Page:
Enhancing Shorelines with Vector-Based Coastal Vignettes

Caitlin Dempsey


The demarkation between land and a body of water can be enhanced cartographically through the use of coastal vignettes.  

What are coastal vignettes?

From a cartographic perspective, a coastal vignette is a way of displaying water so that areas closest to the shoreline are displayed with a white color.  The water is then color ramped so that the color becomes gradually darker as the distance from the shoreline increases.  

The general idea is to roughly mimic that, in general, water tends to be deeper the farther one travels from the shore.  The resulting cartographic effect provides the illusion of an added dimension to an otherwise flat map.

A simple map showing land masses in yellow and the open ocean in light blue.
The absence of cartographic effects can leave the water areas looking flat. Map: Caitlin Dempsey

Different cartographic techniques for creating coastal vignettes

There are different techniques that can be employed to create coastal vignettes using vector-based or raster-based approaches.  

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Using buffers to create coastal vignettes

One easy method is to create multiple ring buffers and color ramp based on distance.  The first step would be to create buffers around the landmass.  

In your mapping or GIS software, access the multiple buffer ring function and set up the landmass to be buffered for a select number of rings and set the distance.  Make sure the option to dissolve the rings is selected.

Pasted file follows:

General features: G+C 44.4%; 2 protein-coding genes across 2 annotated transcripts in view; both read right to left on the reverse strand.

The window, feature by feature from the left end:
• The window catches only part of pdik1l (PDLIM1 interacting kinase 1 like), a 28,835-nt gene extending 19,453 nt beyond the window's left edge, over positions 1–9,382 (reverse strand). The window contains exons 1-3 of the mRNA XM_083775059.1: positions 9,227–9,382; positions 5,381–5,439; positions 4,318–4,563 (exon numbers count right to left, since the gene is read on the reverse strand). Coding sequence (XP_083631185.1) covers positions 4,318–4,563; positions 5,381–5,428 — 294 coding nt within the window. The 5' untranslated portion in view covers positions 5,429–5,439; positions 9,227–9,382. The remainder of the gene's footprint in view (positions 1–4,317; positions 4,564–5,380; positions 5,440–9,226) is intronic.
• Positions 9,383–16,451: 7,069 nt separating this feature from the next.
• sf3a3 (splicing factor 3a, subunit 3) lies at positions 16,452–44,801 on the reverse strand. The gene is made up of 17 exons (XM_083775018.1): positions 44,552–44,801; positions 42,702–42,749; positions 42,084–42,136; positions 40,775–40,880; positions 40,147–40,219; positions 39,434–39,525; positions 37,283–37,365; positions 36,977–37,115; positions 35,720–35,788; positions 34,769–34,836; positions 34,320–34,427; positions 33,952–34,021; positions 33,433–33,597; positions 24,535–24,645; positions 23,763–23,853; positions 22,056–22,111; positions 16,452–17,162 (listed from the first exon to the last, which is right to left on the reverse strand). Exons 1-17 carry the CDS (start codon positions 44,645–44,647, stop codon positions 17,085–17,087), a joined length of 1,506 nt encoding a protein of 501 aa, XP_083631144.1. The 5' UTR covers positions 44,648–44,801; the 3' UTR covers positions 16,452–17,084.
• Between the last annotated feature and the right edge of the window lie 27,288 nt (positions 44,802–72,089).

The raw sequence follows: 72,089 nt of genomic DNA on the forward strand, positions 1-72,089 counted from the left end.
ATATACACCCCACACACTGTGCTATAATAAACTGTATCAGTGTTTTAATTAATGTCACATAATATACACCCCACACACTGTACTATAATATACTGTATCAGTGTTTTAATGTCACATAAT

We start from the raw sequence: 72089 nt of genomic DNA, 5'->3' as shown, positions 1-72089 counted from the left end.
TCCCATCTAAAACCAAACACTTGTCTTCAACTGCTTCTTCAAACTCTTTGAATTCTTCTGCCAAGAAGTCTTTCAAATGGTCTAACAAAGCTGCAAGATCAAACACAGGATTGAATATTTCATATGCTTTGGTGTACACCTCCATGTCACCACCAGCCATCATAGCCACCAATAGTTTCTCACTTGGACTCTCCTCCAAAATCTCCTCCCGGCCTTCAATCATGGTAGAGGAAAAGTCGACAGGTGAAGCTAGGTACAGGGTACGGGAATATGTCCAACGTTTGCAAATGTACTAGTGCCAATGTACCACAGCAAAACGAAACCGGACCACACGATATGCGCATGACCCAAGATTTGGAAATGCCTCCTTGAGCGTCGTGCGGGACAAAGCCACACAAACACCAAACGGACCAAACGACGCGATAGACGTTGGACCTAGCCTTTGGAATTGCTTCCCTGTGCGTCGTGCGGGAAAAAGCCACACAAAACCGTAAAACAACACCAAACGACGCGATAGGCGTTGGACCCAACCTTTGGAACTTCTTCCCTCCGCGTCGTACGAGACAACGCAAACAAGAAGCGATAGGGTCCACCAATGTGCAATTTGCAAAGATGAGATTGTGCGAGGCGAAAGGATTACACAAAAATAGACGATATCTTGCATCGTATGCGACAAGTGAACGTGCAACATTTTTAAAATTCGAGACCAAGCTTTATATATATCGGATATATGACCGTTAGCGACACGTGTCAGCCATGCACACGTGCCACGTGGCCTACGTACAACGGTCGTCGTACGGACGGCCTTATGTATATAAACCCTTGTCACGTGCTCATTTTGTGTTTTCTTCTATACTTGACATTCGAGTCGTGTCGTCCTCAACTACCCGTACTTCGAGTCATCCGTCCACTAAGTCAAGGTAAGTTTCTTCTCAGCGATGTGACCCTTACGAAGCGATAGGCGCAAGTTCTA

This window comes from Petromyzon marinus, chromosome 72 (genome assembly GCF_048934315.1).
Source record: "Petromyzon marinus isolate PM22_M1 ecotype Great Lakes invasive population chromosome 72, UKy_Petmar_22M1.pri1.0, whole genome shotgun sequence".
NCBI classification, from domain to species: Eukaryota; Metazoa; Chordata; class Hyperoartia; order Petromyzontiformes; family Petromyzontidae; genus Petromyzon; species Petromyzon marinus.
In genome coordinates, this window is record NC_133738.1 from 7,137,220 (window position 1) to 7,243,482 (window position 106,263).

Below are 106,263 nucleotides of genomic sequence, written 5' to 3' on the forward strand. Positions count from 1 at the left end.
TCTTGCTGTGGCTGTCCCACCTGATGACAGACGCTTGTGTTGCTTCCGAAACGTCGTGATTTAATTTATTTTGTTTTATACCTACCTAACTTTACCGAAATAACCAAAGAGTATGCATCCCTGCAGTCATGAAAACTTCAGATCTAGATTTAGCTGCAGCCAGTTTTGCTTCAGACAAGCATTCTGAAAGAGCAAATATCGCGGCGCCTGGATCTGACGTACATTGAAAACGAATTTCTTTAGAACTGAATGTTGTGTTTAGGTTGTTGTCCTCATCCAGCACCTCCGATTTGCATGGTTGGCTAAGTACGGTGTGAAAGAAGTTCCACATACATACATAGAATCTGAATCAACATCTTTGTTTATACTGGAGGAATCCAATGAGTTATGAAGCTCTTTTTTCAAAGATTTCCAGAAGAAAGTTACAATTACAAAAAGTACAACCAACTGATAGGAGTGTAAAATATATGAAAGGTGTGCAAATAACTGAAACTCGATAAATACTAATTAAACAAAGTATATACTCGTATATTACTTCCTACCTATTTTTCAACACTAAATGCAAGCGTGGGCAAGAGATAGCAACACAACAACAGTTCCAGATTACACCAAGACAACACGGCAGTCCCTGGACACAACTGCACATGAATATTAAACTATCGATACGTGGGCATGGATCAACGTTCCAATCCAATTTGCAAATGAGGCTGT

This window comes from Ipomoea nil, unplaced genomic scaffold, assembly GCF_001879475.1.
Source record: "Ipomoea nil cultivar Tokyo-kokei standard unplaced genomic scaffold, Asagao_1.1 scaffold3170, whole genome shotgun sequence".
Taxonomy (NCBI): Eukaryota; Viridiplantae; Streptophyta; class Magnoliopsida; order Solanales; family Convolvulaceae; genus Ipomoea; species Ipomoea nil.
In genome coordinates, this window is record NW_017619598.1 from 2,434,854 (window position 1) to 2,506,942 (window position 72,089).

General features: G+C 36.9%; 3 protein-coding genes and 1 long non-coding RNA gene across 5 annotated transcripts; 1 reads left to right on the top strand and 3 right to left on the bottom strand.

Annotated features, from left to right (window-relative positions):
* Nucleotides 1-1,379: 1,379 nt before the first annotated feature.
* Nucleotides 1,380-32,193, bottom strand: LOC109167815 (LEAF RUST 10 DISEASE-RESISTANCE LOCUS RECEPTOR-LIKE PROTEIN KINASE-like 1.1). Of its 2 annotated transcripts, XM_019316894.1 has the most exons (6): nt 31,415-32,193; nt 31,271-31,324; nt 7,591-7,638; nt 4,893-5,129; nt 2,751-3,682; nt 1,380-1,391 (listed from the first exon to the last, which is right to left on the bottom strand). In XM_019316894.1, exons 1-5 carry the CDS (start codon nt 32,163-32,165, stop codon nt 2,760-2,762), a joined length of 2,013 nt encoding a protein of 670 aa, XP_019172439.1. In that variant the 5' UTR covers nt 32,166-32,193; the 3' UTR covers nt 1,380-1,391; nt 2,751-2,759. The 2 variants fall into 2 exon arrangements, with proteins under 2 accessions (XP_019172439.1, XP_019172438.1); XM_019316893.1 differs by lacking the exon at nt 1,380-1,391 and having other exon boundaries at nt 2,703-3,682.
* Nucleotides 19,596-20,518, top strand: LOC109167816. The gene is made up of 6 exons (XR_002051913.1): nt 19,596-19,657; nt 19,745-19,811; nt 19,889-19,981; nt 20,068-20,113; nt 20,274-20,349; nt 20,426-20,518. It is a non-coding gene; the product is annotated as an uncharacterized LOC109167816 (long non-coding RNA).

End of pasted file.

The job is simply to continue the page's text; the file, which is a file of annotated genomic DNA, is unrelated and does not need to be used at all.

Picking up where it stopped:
When setting up the multiple ring buffer function, two parameters need to be considered.  The first is the distance between the rings.  The closer the buffer rings, the smoother the color gradation will appear.  

The second consideration is the number of rings.  The more buffer rings, the further the distance from the shoreline that coastal vignettes can be shown.  

A simple maps showing landmasses in yellow with a thin black outline and a white to blue gradient.
Coastal vignettes with a buffer distance of 5,000 meters. Map: Caitlin Dempsey

In the first map above, the buffer was set at intervals of 5,000 meters.  

In the second map below, the interval was set at 1,000 meters.  Note how much smoother the color gradation is on the map with the smaller buffers.


A simple maps showing landmasses in yellow with a thin black outline and a white to blue gradient.
Coastal vignettes with a buffer distance of 1,000 meters. Map: Caitlin Dempsey.

Depending on the cartographic effect desired, different intervals and number of rings will be called for.  

Options to consider when making coastal vignettes for a map

Further limitations will also be the drain on your computer’s resources.  A high number of rings will take longer to draw and will increase the size of the map, constraining either your printing options or the size of your map image.  

If a smooth effect is desired, the best option is to create a multiple buffer ring with a small number of rings (under 25 rings) with short intervals and then set the background of your map or the water layer to the darkest color in your color ramp.

 That way only the immediate area next to the shorelines is color ramped and the water areas farthest from the shoreline are colored by the background color and blend in with the coastal vignettes.

Further resources:


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About the author
Caitlin Dempsey
Caitlin Dempsey is the editor of Geography Realm and holds a master's degree in Geography from UCLA as well as a Master of Library and Information Science (MLIS) from SJSU.